Real Estate Supergirlhome
Specializing in Downtown San Diego Condos.
First, let’s make a quick recap of 2011. Home loan rates finished the year at historically low levels. We have been encouraged by the stability of home sales throughout the weak recovery. While the pace of around 4.6 million total sales is nothing to write home about, it’s certainly not nothing. The labor market did make some modest improvements, but it is still persistently weak and this is one area of the economy in particular that we need to see consistent improvement in to help our long-term economic outlook. HUD and the U.S. Dept. of the Treasury released the December edition of the Obama Administration’s Housing Scorecard this week. Data in the Scorecard show some subtle improvements in the market over the past year, but it is mixed. For example, new and existing home sales rose compared with the prior month and remain higher than a year ago, and homes are more affordable than they have been since 1971. Median-income families today have nearly double the funds needed to cover the cost of the average home. However, home prices showed a slight dip from the prior month and remain below year ago levels.
Like 2011, this coming year may bring some significant challenges here in the US and around the world.
The times are changing and this world that’s becoming smaller and smaller, other countries and economies influence us more and more. According the YouMagazine, the whole Eurozone situation will play a siginificant role :”What may happen with the US economy and home loan rates in 2012–not to mention with inflation, the housing market, the job market, and even the Presidential election–may be dramatically influenced by how the Eurozone handles their debt crisis. In the simplest of terms, the issue is that like much of the developed economies around the world, Europe has way too much debt. And a lot of this debt sits on the books of the banking sector throughout the Eurozone. Ultimately, Europe needs to provide a large financial backstop for their banks and sovereign debt in order to fix their problems longer-term. And this is something that Germany, who holds the cards in this negotiation, strongly opposes. Germany prefers to have each country shore up their own individual finances, act responsibly, and pay down their debt. Yet, Greece, Italy and other highly indebted countries have struggled to invoke tough austerity measures that would help them do so. The situation in Europe is definitely a wild card headed into 2012. The bottom line is that as long as the uncertainty continues, the US Dollar and US Bonds should benefit, as investors will see our Bonds (including Mortgage Bonds, upon which home loan rates are based) as a safe haven for their money. This could help keep our home loan rates relatively low in 2012.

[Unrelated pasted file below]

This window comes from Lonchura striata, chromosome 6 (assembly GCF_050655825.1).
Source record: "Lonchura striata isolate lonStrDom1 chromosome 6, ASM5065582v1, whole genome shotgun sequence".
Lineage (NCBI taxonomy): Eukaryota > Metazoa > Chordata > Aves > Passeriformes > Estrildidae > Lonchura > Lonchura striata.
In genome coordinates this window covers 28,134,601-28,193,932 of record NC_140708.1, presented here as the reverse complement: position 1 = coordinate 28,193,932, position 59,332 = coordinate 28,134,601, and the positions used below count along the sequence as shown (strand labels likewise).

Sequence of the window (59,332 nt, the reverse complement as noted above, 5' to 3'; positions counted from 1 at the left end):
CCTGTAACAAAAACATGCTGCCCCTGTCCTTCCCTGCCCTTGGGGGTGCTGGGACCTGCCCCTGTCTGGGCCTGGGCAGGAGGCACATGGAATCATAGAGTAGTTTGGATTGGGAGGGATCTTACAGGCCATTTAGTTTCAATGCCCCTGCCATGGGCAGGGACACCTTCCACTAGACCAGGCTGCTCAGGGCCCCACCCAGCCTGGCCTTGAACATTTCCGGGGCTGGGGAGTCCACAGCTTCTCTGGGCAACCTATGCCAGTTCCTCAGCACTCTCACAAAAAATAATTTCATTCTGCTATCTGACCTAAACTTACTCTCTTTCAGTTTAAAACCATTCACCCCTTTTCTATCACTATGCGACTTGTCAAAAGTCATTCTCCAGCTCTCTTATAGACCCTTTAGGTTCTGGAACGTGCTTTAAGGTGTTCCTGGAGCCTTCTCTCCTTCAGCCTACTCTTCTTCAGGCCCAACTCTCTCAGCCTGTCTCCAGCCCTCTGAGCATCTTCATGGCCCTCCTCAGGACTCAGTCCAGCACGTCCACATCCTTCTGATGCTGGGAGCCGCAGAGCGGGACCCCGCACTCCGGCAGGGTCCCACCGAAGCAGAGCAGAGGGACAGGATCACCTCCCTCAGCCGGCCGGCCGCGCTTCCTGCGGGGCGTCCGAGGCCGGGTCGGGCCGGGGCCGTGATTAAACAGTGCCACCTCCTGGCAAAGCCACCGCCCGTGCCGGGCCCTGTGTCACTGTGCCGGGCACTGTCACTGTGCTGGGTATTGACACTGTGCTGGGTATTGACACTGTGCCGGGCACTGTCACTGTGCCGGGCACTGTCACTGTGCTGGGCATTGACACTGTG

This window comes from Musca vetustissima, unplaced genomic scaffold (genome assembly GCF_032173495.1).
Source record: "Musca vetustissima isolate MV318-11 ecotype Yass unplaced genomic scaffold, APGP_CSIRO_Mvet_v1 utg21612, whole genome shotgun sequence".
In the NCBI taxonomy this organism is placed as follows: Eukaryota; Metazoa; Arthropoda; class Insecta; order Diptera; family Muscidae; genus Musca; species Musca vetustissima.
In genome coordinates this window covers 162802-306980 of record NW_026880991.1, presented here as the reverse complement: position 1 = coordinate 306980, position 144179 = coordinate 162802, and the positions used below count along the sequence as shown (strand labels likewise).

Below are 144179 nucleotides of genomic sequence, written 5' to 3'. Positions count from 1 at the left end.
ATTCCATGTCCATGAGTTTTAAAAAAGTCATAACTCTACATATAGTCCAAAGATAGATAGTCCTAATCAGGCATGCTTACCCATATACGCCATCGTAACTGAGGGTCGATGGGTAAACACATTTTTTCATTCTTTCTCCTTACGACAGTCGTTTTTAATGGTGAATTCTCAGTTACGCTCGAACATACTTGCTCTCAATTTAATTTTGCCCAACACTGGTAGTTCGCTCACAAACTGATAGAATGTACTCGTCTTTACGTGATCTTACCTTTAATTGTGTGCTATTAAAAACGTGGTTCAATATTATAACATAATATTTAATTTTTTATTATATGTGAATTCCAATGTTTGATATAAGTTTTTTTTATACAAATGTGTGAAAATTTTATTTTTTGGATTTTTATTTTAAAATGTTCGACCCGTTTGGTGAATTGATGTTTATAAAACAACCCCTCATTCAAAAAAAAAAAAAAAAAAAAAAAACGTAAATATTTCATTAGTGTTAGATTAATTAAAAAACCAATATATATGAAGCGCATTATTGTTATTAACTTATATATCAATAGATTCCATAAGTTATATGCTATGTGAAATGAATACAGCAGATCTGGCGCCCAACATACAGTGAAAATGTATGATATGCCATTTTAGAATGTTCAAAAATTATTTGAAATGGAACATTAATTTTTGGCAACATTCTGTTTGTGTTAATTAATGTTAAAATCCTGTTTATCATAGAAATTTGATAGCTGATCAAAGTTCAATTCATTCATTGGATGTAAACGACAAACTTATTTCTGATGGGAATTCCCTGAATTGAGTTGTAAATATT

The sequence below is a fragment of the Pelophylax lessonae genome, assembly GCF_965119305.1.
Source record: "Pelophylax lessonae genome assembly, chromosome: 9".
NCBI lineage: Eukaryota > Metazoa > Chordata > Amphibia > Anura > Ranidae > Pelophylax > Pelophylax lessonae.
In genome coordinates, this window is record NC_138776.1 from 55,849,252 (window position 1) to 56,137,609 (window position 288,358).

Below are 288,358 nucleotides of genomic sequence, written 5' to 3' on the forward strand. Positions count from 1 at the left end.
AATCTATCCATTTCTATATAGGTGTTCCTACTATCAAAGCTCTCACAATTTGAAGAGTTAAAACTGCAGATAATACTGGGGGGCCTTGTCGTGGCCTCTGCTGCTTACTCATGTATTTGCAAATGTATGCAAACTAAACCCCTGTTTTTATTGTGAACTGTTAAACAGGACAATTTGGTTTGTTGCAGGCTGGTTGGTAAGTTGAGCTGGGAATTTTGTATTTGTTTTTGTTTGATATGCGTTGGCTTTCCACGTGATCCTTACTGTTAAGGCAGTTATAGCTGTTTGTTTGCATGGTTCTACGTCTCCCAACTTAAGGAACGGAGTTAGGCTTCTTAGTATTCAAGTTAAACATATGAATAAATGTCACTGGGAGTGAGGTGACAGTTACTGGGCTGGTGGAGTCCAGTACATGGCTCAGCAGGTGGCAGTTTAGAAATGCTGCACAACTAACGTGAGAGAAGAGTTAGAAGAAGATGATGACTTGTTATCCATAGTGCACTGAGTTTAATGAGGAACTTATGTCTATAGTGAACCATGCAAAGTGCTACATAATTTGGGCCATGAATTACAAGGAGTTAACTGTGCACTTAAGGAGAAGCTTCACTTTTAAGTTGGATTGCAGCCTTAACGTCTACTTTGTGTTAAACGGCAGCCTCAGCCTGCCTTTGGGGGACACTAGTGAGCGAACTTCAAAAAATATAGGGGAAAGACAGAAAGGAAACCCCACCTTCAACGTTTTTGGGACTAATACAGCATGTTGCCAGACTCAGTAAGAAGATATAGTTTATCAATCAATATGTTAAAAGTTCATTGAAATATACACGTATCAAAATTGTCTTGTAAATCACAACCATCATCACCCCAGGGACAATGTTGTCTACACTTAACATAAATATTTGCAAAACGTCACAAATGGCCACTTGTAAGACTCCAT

While, I think, home sales will show signs of recovery, so you’d think that the prices will too, BUT, that’s probably not going to much be the case.. Interruptions in the foreclosure stream in 2011–everything from various moratoria to the robo-signing scandal–considerably slowed the process of getting formerly-failed properties back onto the market. As that logjam breaks, there could be a fair bit of inventory coming back, and that will continue to pressure prices downward.
Please keep in mind that prices falling nationally (or even locally) doesn’t mean that the price of your home will also decline. Also remember that these stats are national average stats and predictions and if you are interested in your local San Diego Market, or even more specifically Downtown Condo Market, go here.
One factor that we can’t ignore when it comes to home loan rates is inflation. Why? Inflation is the arch enemy of Bonds and home loan rates, because if inflation rises, investors in Bonds demand a higher yield to offset the lost buying power inflation imposes on a fixed payment. And as home loan rates are tied to Mortgage Bonds, this would mean home loan rates move higher. That’s why sometimes even hints or whispers that inflation is on the rise causes Bonds and home loan rates to worsen.
With so many unknowns, it’s hard to forecast an entire year’s range for interest rates, so a wide range is called for. After talking to a bunch of mortgage brokers and reading tens of articles on different forecasts and predictions, it is very hard to come up with the spedific numbers. I’ve seen some websites quote lower interest rates in the beginning of the year and rising to almost a percent higher in the last 6 months, and the complete opposite!. But average they seem to be trending between 4 percent and 5 percent for the whole year. Before you think that’s a huge range, consider that 2011 had rates as high as 5.33 percent at one point (more than a percentage point less at their bottom). That one-percentage-point range was seen in Conforming 30-year FRMs, too, which should wander in a range bounded by 3.85 percent at the bottom to perhaps 4.85 percent at the top.
In most way 2012 will feel a lot like 2011.. Inflation and the European situation will continue to play a role in how the interest rates will unfold.
If you are a lender and have any comments or your own prediction adding to this article, I would love to hear from you!
So I am going through the usual routine of my morning today and checking the hot sheets ( I do this twice a day, in the beginning and the end of the work day, so I know what new properties exactly come on the market, or go pending, sold, etc, so that way I can call my clients right away and tell them about it before anybody else sees it ) and I notice this crazy expensive rental in Harbor Club, going for $12,500 a month! Let’s admit, we all love looking at those unit of rich and famous, so in the dream state I am going through the pictures and visualizing hanging out in the jacuzzi on the 40th floor overlooking San Diego..